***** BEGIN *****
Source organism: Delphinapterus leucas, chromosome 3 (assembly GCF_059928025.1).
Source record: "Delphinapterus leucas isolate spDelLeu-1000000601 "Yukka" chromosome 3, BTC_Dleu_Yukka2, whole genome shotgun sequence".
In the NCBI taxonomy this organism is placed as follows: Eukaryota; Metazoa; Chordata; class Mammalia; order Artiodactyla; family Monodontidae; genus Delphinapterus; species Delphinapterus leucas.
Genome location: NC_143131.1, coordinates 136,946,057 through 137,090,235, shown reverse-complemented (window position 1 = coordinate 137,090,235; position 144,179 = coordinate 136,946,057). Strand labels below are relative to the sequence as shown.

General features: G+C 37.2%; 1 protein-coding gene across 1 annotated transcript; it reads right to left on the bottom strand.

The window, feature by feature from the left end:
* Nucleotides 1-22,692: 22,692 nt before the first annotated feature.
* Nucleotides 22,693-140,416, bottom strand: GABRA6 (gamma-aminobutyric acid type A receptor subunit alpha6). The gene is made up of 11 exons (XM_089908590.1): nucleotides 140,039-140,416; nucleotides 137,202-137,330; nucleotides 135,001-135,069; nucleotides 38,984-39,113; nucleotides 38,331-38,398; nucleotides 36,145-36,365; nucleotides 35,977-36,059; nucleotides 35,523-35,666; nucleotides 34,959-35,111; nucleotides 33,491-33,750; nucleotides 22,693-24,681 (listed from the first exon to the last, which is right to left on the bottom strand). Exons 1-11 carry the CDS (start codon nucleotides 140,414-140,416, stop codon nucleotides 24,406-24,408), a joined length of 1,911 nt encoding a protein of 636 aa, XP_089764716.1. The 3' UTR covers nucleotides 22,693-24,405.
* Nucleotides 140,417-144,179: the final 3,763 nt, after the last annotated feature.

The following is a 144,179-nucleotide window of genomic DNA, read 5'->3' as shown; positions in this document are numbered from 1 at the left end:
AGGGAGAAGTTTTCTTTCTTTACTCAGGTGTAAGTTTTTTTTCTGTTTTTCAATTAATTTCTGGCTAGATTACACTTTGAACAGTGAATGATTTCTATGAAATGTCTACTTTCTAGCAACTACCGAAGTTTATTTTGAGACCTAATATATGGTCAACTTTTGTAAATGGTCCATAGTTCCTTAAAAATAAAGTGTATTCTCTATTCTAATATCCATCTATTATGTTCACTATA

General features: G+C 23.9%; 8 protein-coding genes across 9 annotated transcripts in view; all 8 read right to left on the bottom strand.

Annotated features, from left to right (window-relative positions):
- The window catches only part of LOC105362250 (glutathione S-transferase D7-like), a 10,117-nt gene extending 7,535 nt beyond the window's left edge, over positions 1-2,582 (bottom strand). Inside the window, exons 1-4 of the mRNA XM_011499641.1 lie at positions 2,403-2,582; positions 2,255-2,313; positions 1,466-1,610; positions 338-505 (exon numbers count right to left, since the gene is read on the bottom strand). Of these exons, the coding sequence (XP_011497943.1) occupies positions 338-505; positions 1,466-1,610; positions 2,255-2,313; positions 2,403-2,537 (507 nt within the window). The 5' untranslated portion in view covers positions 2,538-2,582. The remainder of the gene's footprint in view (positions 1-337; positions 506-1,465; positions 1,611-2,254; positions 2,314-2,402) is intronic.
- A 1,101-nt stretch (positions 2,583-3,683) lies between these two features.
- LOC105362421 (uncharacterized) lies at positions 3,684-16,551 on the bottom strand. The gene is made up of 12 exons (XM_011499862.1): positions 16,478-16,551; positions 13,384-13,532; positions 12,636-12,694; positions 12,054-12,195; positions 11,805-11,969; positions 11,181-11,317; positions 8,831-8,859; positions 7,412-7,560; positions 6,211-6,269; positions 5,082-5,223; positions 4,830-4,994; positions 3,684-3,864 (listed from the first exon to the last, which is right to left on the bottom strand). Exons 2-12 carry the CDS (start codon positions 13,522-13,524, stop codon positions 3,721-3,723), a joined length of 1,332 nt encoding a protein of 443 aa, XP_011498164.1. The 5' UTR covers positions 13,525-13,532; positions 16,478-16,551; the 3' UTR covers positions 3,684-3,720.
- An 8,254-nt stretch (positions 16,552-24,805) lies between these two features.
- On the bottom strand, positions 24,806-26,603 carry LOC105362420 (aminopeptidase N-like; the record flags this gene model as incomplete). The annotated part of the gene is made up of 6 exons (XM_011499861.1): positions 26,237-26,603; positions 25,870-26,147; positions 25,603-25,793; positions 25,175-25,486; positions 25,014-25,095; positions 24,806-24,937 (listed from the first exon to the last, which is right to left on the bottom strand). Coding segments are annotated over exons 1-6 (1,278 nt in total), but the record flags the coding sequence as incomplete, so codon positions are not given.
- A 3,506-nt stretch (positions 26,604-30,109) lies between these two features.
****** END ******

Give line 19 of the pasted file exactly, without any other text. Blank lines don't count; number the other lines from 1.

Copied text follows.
- A 3,506-nt stretch (positions 26,604-30,109) lies between these two features.